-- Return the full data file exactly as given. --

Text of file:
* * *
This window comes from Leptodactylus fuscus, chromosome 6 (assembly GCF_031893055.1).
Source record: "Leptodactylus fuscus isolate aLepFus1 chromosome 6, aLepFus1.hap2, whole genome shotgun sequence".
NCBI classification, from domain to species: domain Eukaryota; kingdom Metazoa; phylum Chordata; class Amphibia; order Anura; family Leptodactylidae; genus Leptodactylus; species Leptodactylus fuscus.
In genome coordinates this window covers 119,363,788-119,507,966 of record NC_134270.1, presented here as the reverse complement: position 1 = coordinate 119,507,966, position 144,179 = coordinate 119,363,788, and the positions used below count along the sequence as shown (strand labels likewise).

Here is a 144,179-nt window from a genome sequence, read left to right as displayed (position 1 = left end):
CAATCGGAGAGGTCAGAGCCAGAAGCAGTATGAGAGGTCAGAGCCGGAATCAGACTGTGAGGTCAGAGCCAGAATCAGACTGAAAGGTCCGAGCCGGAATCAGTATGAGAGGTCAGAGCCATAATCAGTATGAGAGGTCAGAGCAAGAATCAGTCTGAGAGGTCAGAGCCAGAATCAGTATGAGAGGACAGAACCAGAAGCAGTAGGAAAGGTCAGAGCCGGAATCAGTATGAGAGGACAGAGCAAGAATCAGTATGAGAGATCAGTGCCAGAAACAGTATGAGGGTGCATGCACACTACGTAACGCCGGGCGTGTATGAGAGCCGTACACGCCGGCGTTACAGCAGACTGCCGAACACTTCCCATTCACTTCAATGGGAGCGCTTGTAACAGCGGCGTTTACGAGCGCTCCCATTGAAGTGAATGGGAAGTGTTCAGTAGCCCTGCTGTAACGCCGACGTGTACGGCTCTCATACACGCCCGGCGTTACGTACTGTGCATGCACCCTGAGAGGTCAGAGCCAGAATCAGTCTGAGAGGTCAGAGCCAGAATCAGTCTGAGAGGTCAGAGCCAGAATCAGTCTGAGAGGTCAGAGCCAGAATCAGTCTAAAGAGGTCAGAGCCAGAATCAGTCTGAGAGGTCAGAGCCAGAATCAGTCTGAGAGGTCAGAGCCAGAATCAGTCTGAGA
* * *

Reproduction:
This window comes from Leptodactylus fuscus, chromosome 6 (assembly GCF_031893055.1).
Source record: "Leptodactylus fuscus isolate aLepFus1 chromosome 6, aLepFus1.hap2, whole genome shotgun sequence".
NCBI classification, from domain to species: domain Eukaryota; kingdom Metazoa; phylum Chordata; class Amphibia; order Anura; family Leptodactylidae; genus Leptodactylus; species Leptodactylus fuscus.
In genome coordinates this window covers 119,363,788-119,507,966 of record NC_134270.1, presented here as the reverse complement: position 1 = coordinate 119,507,966, position 144,179 = coordinate 119,363,788, and the positions used below count along the sequence as shown (strand labels likewise).

Here is a 144,179-nt window from a genome sequence, read left to right as displayed (position 1 = left end):
CAATCGGAGAGGTCAGAGCCAGAAGCAGTATGAGAGGTCAGAGCCGGAATCAGACTGTGAGGTCAGAGCCAGAATCAGACTGAAAGGTCCGAGCCGGAATCAGTATGAGAGGTCAGAGCCATAATCAGTATGAGAGGTCAGAGCAAGAATCAGTCTGAGAGGTCAGAGCCAGAATCAGTATGAGAGGACAGAACCAGAAGCAGTAGGAAAGGTCAGAGCCGGAATCAGTATGAGAGGACAGAGCAAGAATCAGTATGAGAGATCAGTGCCAGAAACAGTATGAGGGTGCATGCACACTACGTAACGCCGGGCGTGTATGAGAGCCGTACACGCCGGCGTTACAGCAGACTGCCGAACACTTCCCATTCACTTCAATGGGAGCGCTTGTAACAGCGGCGTTTACGAGCGCTCCCATTGAAGTGAATGGGAAGTGTTCAGTAGCCCTGCTGTAACGCCGACGTGTACGGCTCTCATACACGCCCGGCGTTACGTACTGTGCATGCACCCTGAGAGGTCAGAGCCAGAATCAGTCTGAGAGGTCAGAGCCAGAATCAGTCTGAGAGGTCAGAGCCAGAATCAGTCTGAGAGGTCAGAGCCAGAATCAGTCTAAAGAGGTCAGAGCCAGAATCAGTCTGAGAGGTCAGAGCCAGAATCAGTCTGAGAGGTCAGAGCCAGAATCAGTCTGAGA